5 Introduction to Airfoil Theory EAS 4101 S11

# 5 Introduction to Airfoil Theory EAS 4101 S11 - EAS 4101...

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EAS 4101, S11 University of Florida 2/7/11 1/36 Section 5, Introduction to Airfoil Theory 5 Introduction to Airfoil Theory 5.1 Background In the period 1912-1918, Ludwig Prandtl showed that the aerodynamics of wings could be split into two parts: o The study of the section of a wing – an airfoil (infinite wing, no tips) o The modification of such airfoil properties to account for the complete, finite wing We begin our discussion with an introduction to airfoils. 5.1.1 Airfoil Nomenclature Basic Definitions: o Mean Camber Line (MCL) – locus of points halfway between the upper and lower surface of airfoil. o Leading Edge (LE) – forward most point on MCL. o Trailing Edge (TE) – rearward most point on MCL. o Chord Line (CL) – straight line connecting LE and TE. o Chord ( c ) – length of chord line. o Camber – maximum distance between MCL and CL. o Thickness ( t ) – distance between the upper and lower surface of airfoil measured perpendicular to the CL.

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EAS 4101, S11 University of Florida 2/7/11 2/36 Section 5, Introduction to Airfoil Theory 1. NACA four-digit series Airfoil Notation: o The first digit is the maximum camber in hundredths of chord. o The second digit is the location of maximum camber along the chord from the LE in tenths of chord. o The last two digits give the maximum thickness in hundredths of chord. Example: NACA 2412 – maximum camber is .02 c located at .40 c from the leading edge with a maximum thickness of .12 c . Example: NACA 0012 – symmetric airfoil with 12% thickness. 5.1.2 Airfoil Characteristics Airfoil Performance o Airfoil performance is described by its l c vs. curve, where ' l L c qc is the coefficient of lift (per unit span) and is the angle of attack which is defined as the angle between c and U . Note that this differs from Bertin who uses, ll Cc . I will use Anderson’s notation of all lowercase to avoid confusion. Figure 4.4 (Anderson 2001)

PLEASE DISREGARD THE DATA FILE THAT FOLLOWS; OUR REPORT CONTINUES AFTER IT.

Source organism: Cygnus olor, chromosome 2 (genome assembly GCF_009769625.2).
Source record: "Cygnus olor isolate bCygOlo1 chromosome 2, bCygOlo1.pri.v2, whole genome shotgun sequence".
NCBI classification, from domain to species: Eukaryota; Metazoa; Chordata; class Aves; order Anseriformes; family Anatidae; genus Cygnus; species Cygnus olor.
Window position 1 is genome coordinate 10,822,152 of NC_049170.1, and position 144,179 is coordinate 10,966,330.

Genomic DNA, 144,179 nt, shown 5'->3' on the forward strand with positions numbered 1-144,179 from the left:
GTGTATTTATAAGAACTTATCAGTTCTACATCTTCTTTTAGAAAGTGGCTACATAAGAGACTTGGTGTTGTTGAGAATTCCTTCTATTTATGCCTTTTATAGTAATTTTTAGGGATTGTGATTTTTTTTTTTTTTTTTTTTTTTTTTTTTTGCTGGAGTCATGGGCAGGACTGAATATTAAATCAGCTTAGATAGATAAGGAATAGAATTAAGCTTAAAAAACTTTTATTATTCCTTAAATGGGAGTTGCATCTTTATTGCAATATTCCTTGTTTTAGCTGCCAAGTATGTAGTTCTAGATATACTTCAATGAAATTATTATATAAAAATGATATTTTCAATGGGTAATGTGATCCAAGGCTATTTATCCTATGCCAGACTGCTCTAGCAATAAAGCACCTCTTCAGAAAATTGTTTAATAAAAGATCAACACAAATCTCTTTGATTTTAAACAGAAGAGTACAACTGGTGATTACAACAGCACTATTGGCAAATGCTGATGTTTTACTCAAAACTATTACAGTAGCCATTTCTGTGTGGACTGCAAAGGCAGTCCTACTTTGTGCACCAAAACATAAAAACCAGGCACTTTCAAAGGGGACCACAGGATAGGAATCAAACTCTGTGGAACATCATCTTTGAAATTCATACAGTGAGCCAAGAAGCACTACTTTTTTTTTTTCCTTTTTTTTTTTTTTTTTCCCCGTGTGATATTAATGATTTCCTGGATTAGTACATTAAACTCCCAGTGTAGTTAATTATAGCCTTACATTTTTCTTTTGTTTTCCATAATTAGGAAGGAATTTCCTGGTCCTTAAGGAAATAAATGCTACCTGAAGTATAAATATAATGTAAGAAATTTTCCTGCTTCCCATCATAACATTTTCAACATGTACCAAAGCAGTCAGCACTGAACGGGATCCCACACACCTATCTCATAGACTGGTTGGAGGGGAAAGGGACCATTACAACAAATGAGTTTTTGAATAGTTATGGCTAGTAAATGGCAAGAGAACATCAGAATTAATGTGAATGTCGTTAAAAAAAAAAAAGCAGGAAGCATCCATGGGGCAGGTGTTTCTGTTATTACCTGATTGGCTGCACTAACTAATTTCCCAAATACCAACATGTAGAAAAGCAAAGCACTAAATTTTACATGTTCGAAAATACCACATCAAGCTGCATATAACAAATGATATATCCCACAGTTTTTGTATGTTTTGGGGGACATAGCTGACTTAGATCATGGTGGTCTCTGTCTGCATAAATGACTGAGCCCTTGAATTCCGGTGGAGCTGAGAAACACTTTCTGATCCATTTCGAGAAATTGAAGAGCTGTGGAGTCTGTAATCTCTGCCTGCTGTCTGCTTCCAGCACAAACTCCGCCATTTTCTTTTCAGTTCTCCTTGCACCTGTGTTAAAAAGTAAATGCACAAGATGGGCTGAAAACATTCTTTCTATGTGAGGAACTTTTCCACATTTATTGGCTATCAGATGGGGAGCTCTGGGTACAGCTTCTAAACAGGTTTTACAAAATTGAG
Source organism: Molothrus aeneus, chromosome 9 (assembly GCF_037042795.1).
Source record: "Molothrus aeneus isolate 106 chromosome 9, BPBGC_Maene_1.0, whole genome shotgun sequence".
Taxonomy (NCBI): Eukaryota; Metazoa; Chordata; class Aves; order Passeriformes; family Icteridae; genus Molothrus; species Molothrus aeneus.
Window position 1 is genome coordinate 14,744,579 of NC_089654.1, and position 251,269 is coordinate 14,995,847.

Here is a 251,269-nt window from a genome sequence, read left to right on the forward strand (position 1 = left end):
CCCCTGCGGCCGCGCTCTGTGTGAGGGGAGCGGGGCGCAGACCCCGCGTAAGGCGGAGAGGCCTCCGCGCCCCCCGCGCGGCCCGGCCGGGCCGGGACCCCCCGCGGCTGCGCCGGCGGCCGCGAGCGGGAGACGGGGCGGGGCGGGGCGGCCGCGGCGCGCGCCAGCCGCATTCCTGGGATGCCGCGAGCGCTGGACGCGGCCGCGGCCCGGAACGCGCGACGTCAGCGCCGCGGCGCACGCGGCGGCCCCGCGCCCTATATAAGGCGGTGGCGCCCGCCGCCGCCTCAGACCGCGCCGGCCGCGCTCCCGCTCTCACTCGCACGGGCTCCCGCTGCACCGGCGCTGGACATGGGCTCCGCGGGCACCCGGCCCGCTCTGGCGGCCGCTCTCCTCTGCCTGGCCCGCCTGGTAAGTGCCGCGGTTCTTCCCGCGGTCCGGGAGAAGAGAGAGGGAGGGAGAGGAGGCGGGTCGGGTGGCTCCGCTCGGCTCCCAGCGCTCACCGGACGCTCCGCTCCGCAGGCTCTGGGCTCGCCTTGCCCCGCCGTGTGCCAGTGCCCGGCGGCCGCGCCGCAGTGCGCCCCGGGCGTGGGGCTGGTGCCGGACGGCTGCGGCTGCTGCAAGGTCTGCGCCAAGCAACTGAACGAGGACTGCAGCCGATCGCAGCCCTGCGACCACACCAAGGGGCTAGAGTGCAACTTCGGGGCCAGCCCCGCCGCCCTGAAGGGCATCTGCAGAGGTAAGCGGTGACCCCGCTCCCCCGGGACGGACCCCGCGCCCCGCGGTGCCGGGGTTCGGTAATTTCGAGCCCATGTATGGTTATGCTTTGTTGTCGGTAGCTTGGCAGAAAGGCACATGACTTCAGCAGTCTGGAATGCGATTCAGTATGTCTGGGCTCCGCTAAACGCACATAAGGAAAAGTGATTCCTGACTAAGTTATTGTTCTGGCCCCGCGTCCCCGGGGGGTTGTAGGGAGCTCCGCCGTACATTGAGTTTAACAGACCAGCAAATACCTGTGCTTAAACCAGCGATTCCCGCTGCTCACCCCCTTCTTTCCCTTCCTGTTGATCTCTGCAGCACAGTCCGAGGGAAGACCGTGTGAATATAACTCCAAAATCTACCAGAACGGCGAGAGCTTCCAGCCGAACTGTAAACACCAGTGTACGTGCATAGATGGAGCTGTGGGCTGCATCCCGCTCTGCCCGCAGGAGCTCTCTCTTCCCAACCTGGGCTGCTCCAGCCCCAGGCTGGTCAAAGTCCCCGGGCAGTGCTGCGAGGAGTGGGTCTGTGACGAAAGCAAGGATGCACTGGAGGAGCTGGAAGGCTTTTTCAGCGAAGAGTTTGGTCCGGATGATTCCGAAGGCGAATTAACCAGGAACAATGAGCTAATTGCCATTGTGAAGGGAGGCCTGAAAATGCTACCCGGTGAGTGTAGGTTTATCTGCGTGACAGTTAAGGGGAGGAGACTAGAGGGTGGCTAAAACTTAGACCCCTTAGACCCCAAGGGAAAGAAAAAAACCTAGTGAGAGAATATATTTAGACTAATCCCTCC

EAS 4101, S11 University of Florida 2/7/11 3/36 Section 5, Introduction to Airfoil Theory o At low to moderate angles of attack, l c varies linearly with and has a lift-curve slope of 0 a . Note that this differs from Bertin who uses, ,0 l Ca . I will use Anderson’s notation to avoid confusion. o In this linear region, flow is smooth over airfoil and flow is attached. o As increases, the flow tends to separate from the top surface of the airfoil which results in a large decrease in lift and a large increase in drag. o The maximum values of l c which occurs just prior to stall is ,max l c . ,max l c is one of the most important indicators of airfoil performance. The higher ,max l c is, the lower the stall speed is. o In summary, l c increases linearly with until flow separation begins. The curve then becomes nonlinear, l c reaches a maximum value, then the airfoil stalls.

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## This note was uploaded on 09/05/2011 for the course EAS 4101 taught by Professor Sheplak during the Spring '08 term at University of Florida.

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5 Introduction to Airfoil Theory EAS 4101 S11 - EAS 4101...

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